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No nation is drunken where wine is cheap, and none sober where the dearness of wine substitutes ardent spirits as the common beverage. Wine brightens the life and thinking of anyone.
Being the “Leader of the Free World” – the president of the United States of America – is no easy task. Balancing national security with the needs of individual Americans to pursue life, liberty and happiness, it is no wonder that America’s leaders (throughout history) regularly took time with their favorite bottles to unwind at the end of the day. While every American has their favorite, wine and booze seem to be the most common favorites for most our past leaders.
Wine paired well with most U.S. Presidents, including Thomas Jefferson with his reported 20,000 bottle collection. James Monroe reportedly used his furniture budget for Burgundy wines and Franklin D Roosevelt made sure wine was available after the Prohibition was repealed. Even after his presidency, Jimmy Carter became a winemaker and our current president, Donald Trump has his own winery called “Trump Wine.”
Although wine was a favorite, many of our presidents preferred harder liquor. Harry S Truman loved bourbon so much, he began each day with a shot. Andrew Jackson was known to have produced and sold whiskey. Ever heard of the McKinley’s Delight? This rye-based spin on a Manhattan was named after our 25th president, William McKinley. Richard Nixon was known to give out cheaper wines and whiskey drinks to his guests but hoarded all the good bottles for himself.
Sadly, a few of our presidents took drinking a little too far. Franklin Pierce, number 14, is known as the biggest drinker, dying of liver cirrhosis. Andrew Johnson loved whiskey so much he showed up to his own inauguration in 1865 extremely drunk. Unfortunately, Ulysses, S Grant took his lifelong love of liquor too far during his service in the Civil War, and this habit continued until his death in 1877. It is reported that Grant tried to use Brandy for migraines and laced his wine with cocaine to relieve his throat cancer pain.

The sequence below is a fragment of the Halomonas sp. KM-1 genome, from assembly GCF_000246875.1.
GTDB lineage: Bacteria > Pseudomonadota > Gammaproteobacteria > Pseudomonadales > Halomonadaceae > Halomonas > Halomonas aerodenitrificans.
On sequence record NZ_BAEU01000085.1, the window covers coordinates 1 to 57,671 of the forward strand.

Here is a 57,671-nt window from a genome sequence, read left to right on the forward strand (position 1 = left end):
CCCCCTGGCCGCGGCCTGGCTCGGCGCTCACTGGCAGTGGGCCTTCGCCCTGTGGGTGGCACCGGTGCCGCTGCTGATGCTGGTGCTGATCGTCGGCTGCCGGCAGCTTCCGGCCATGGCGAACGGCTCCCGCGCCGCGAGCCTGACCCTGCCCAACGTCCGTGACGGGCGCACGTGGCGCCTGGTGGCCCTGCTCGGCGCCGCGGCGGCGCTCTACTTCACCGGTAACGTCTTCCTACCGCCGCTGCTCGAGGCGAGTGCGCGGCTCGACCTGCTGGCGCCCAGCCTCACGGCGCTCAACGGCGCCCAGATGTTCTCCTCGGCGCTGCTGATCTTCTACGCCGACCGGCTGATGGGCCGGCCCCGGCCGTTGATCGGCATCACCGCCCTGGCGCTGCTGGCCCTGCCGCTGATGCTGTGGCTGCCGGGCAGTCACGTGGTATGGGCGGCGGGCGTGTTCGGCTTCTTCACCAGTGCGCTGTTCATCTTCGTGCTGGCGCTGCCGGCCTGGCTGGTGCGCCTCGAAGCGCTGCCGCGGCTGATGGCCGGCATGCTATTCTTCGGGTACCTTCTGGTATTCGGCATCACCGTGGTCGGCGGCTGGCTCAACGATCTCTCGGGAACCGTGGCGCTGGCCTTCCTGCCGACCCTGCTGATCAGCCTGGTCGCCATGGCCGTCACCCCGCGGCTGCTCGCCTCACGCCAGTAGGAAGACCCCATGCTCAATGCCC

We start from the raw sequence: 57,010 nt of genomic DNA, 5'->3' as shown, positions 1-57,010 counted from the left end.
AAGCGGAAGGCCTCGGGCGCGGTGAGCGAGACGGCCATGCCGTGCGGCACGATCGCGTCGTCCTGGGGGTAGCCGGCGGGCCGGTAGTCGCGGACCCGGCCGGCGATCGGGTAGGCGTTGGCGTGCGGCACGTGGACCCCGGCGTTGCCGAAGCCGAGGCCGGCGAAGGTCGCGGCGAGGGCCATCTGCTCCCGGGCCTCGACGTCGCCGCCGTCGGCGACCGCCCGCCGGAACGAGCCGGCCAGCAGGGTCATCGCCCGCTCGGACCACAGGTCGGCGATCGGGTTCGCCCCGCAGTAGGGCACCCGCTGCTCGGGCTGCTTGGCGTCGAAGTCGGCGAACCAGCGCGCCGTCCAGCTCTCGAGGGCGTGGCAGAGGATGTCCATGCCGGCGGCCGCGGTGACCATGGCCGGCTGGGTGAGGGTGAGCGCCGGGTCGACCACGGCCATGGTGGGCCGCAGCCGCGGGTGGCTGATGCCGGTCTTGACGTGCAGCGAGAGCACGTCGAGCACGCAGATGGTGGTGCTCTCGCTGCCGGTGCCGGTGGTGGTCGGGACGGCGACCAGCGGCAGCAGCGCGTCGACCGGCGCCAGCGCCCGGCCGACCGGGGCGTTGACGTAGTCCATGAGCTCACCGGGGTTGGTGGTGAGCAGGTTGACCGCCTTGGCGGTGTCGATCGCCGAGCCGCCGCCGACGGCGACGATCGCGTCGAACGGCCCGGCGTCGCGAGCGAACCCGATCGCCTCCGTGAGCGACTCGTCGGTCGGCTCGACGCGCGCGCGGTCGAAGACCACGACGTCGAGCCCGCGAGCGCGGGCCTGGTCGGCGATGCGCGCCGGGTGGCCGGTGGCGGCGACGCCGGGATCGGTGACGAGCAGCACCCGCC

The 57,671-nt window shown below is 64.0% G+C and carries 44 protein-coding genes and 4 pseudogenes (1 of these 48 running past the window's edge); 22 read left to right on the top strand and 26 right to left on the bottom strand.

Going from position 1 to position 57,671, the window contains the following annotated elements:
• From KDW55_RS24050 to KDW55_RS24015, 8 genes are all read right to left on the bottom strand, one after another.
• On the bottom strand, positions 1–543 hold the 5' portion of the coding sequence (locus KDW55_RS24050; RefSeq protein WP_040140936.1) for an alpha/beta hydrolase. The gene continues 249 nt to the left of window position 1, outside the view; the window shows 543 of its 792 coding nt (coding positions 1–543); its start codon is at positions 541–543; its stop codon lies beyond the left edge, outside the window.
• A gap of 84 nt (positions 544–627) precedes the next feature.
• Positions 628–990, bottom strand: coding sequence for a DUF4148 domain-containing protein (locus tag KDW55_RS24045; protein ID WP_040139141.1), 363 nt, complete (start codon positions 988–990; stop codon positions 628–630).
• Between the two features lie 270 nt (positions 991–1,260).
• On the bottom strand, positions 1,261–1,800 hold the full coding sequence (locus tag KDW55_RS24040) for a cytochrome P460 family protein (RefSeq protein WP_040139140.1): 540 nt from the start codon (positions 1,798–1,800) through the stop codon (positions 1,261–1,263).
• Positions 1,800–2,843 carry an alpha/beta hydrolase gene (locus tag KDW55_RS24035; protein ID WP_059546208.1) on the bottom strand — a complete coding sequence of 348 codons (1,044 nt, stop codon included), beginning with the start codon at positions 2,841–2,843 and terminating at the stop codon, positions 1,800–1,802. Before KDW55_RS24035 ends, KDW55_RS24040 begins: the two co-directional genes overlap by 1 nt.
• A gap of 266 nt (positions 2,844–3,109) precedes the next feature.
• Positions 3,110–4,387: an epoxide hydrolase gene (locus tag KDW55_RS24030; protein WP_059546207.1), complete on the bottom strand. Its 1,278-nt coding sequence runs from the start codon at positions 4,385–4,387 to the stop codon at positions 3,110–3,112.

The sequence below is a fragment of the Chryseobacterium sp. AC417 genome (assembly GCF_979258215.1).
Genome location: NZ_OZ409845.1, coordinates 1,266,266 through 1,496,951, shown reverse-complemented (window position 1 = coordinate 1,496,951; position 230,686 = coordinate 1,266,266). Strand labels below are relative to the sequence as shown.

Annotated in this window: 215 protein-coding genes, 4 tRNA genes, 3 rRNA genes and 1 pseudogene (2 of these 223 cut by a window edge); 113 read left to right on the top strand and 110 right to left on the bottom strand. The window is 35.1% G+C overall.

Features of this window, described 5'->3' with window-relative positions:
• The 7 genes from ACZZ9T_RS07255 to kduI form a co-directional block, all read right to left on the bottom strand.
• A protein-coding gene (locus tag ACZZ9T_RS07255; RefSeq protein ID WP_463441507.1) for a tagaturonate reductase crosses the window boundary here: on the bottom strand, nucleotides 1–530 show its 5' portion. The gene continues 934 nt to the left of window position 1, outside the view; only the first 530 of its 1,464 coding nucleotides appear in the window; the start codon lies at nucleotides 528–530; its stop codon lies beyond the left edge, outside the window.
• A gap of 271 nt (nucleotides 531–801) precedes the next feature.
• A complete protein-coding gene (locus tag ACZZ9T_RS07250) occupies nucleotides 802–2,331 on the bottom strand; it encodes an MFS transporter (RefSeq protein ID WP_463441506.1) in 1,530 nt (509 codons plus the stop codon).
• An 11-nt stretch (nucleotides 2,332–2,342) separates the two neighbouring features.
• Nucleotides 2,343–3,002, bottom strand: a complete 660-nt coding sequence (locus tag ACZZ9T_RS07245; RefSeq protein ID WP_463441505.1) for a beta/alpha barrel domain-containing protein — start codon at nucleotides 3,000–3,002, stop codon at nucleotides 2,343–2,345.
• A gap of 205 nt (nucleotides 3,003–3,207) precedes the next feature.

On the opposite end of the spectrum, the US has had its share of presidents that avoided the bottle (or were forced by their wives to avoid the bottle). During their terms, Abraham Lincoln, Benjamin Harrison, and George W. Bush didn’t drink at all. Lincoln was extremely busy during his term, Harrison chose not to drink for religious reasons, and George W gave up drinking long before he took office. Unfortunate for Herbert Hoover, he liked to drink from his impressive wine collection, but during Prohibition, his wife allegedly dumped his entire stash down the drain. Rutherford B Haye’s wife even went as far as banning all wine and liquor from the white house for his term in office.
Whether it was wine or harder liquor, many of our nation’s presidents used a fermented beverage to unwind at their end of their long days. For some, their personal pursuit of happiness called for a shot for breakfast, improving their high-end wine collections, or even finding solace in other pursuits. No matter their beverage preference, it is refreshing to see that the “leader of the free world” is still just one of us, at the end of the day.